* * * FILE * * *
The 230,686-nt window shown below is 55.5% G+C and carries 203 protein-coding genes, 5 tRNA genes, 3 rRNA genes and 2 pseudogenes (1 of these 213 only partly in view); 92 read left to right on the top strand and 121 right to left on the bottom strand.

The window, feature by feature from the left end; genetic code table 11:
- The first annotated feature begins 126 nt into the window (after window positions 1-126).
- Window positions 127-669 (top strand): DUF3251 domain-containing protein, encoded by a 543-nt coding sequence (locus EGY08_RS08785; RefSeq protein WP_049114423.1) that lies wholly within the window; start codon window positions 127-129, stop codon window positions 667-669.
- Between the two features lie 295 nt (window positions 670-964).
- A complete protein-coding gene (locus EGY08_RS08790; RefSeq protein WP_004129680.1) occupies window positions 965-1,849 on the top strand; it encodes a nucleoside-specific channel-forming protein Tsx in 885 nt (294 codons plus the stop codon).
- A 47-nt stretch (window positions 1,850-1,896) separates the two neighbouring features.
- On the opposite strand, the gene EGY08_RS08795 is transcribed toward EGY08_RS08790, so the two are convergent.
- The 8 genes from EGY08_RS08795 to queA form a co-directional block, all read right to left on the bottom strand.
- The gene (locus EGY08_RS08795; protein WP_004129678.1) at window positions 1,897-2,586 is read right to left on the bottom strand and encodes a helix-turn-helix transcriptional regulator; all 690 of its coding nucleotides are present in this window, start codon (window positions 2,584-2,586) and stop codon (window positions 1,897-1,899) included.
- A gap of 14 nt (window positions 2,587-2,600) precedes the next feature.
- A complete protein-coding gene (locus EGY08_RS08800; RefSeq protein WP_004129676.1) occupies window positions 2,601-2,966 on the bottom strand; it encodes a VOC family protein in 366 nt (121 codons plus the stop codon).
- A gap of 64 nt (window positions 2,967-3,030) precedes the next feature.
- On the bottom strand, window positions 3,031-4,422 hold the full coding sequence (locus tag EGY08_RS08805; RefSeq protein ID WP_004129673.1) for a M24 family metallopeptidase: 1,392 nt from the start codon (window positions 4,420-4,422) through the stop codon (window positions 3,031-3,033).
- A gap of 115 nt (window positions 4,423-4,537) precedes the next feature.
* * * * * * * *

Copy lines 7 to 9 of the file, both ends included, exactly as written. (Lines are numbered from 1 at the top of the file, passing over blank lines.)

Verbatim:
- A 47-nt stretch (window positions 1,850-1,896) separates the two neighbouring features.
- On the opposite strand, the gene EGY08_RS08795 is transcribed toward EGY08_RS08790, so the two are convergent.
- The 8 genes from EGY08_RS08795 to queA form a co-directional block, all read right to left on the bottom strand.